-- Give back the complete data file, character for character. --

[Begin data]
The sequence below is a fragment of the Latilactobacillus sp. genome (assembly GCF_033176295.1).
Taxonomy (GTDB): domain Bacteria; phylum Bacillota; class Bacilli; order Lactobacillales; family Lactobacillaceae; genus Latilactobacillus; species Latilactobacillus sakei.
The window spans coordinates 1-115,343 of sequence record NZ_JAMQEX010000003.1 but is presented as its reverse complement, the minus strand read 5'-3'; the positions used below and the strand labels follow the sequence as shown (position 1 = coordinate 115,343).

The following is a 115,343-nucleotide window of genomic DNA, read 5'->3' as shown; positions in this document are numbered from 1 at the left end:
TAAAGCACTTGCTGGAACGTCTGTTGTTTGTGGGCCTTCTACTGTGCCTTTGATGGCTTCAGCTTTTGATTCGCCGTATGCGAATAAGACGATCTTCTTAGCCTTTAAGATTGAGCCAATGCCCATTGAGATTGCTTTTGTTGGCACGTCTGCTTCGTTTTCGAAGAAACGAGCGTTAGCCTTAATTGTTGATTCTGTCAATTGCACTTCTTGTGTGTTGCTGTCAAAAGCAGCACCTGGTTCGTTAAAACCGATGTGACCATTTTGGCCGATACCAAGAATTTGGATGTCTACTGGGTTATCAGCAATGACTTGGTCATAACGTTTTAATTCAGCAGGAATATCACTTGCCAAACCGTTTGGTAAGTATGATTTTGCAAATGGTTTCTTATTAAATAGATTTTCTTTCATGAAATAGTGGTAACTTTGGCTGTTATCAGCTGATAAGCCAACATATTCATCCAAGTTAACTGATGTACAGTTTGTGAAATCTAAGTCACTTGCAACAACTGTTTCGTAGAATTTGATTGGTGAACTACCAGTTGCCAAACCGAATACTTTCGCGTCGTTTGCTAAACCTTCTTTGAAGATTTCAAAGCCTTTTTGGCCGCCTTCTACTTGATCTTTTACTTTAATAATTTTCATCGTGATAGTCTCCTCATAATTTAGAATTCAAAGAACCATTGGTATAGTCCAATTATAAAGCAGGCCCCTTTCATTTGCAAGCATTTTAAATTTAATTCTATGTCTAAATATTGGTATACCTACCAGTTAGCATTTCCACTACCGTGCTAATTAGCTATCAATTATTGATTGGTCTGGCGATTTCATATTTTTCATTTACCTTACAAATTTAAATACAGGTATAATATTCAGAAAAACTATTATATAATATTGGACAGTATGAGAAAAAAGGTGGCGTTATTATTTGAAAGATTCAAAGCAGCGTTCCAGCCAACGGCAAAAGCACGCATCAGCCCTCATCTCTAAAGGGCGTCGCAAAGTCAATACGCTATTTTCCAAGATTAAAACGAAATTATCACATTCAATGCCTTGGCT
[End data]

The sequence below is a fragment of the Latilactobacillus sp. genome (assembly GCF_033176295.1).
Taxonomy (GTDB): domain Bacteria; phylum Bacillota; class Bacilli; order Lactobacillales; family Lactobacillaceae; genus Latilactobacillus; species Latilactobacillus sakei.
The window spans coordinates 1-115,343 of sequence record NZ_JAMQEX010000003.1 but is presented as its reverse complement, the minus strand read 5'-3'; the positions used below and the strand labels follow the sequence as shown (position 1 = coordinate 115,343).

The following is a 115,343-nucleotide window of genomic DNA, read 5'->3' as shown; positions in this document are numbered from 1 at the left end:
TAAAGCACTTGCTGGAACGTCTGTTGTTTGTGGGCCTTCTACTGTGCCTTTGATGGCTTCAGCTTTTGATTCGCCGTATGCGAATAAGACGATCTTCTTAGCCTTTAAGATTGAGCCAATGCCCATTGAGATTGCTTTTGTTGGCACGTCTGCTTCGTTTTCGAAGAAACGAGCGTTAGCCTTAATTGTTGATTCTGTCAATTGCACTTCTTGTGTGTTGCTGTCAAAAGCAGCACCTGGTTCGTTAAAACCGATGTGACCATTTTGGCCGATACCAAGAATTTGGATGTCTACTGGGTTATCAGCAATGACTTGGTCATAACGTTTTAATTCAGCAGGAATATCACTTGCCAAACCGTTTGGTAAGTATGATTTTGCAAATGGTTTCTTATTAAATAGATTTTCTTTCATGAAATAGTGGTAACTTTGGCTGTTATCAGCTGATAAGCCAACATATTCATCCAAGTTAACTGATGTACAGTTTGTGAAATCTAAGTCACTTGCAACAACTGTTTCGTAGAATTTGATTGGTGAACTACCAGTTGCCAAACCGAATACTTTCGCGTCGTTTGCTAAACCTTCTTTGAAGATTTCAAAGCCTTTTTGGCCGCCTTCTACTTGATCTTTTACTTTAATAATTTTCATCGTGATAGTCTCCTCATAATTTAGAATTCAAAGAACCATTGGTATAGTCCAATTATAAAGCAGGCCCCTTTCATTTGCAAGCATTTTAAATTTAATTCTATGTCTAAATATTGGTATACCTACCAGTTAGCATTTCCACTACCGTGCTAATTAGCTATCAATTATTGATTGGTCTGGCGATTTCATATTTTTCATTTACCTTACAAATTTAAATACAGGTATAATATTCAGAAAAACTATTATATAATATTGGACAGTATGAGAAAAAAGGTGGCGTTATTATTTGAAAGATTCAAAGCAGCGTTCCAGCCAACGGCAAAAGCACGCATCAGCCCTCATCTCTAAAGGGCGTCGCAAAGTCAATACGCTATTTTCCAAGATTAAAACGAAATTATCACATTCAATGCCTTGGCT